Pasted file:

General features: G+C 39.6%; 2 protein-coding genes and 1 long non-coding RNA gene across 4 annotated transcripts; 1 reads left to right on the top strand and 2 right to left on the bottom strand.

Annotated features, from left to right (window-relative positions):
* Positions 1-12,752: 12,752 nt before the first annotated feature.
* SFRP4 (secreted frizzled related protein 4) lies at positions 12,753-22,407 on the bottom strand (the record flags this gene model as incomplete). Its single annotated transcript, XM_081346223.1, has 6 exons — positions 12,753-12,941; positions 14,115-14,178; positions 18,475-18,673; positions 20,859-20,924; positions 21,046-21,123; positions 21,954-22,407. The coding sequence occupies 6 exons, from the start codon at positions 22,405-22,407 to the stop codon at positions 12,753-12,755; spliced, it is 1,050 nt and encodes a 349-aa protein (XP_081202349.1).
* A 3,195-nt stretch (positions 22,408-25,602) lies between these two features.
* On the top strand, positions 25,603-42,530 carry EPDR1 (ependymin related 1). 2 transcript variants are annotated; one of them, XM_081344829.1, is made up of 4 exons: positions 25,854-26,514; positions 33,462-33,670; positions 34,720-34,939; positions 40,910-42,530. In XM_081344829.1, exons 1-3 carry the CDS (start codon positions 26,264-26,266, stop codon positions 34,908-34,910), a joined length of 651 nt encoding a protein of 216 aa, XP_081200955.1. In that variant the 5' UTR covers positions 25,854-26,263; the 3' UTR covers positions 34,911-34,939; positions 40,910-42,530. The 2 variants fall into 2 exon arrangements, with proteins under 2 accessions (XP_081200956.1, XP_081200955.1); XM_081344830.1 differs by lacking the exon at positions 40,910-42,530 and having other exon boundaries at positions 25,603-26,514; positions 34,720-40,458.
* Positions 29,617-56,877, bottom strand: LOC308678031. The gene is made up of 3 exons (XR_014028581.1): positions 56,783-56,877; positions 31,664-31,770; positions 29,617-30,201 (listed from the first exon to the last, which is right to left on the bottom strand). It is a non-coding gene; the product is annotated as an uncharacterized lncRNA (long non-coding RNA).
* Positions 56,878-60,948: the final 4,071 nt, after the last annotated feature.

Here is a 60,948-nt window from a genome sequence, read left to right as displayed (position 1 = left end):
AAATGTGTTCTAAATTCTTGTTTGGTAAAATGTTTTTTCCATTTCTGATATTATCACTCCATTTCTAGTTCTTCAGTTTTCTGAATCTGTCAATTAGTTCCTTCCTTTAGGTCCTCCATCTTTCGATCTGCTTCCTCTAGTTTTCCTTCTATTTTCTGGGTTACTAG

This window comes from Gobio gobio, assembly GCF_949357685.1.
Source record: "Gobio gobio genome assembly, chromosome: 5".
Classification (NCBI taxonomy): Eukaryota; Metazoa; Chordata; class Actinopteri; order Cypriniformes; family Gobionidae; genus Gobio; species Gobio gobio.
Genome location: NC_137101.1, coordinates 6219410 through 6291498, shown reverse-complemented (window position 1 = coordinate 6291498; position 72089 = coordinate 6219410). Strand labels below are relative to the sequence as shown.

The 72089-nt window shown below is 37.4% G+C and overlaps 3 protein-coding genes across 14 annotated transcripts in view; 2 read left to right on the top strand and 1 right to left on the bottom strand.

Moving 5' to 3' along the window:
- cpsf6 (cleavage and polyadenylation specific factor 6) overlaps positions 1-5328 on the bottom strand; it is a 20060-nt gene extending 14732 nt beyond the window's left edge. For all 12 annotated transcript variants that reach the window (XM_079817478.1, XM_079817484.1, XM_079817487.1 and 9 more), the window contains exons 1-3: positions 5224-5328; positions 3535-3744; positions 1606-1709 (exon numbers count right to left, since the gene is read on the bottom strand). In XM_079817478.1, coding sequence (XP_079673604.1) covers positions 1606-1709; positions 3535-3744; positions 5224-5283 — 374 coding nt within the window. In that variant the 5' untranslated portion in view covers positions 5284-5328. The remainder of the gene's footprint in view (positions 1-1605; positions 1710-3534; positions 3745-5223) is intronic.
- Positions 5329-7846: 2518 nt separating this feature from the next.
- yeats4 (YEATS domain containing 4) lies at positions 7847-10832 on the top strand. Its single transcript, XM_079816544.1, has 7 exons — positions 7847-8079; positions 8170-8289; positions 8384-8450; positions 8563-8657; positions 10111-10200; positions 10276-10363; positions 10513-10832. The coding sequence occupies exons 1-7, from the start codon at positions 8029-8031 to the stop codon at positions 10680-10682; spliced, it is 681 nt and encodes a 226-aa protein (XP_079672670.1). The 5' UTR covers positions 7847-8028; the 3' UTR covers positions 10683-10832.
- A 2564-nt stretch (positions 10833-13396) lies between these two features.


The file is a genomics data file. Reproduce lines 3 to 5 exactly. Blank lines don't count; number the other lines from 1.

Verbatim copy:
* Positions 1-12,752: 12,752 nt before the first annotated feature.
* SFRP4 (secreted frizzled related protein 4) lies at positions 12,753-22,407 on the bottom strand (the record flags this gene model as incomplete). Its single annotated transcript, XM_081346223.1, has 6 exons — positions 12,753-12,941; positions 14,115-14,178; positions 18,475-18,673; positions 20,859-20,924; positions 21,046-21,123; positions 21,954-22,407. The coding sequence occupies 6 exons, from the start codon at positions 22,405-22,407 to the stop codon at positions 12,753-12,755; spliced, it is 1,050 nt and encodes a 349-aa protein (XP_081202349.1).
* A 3,195-nt stretch (positions 22,408-25,602) lies between these two features.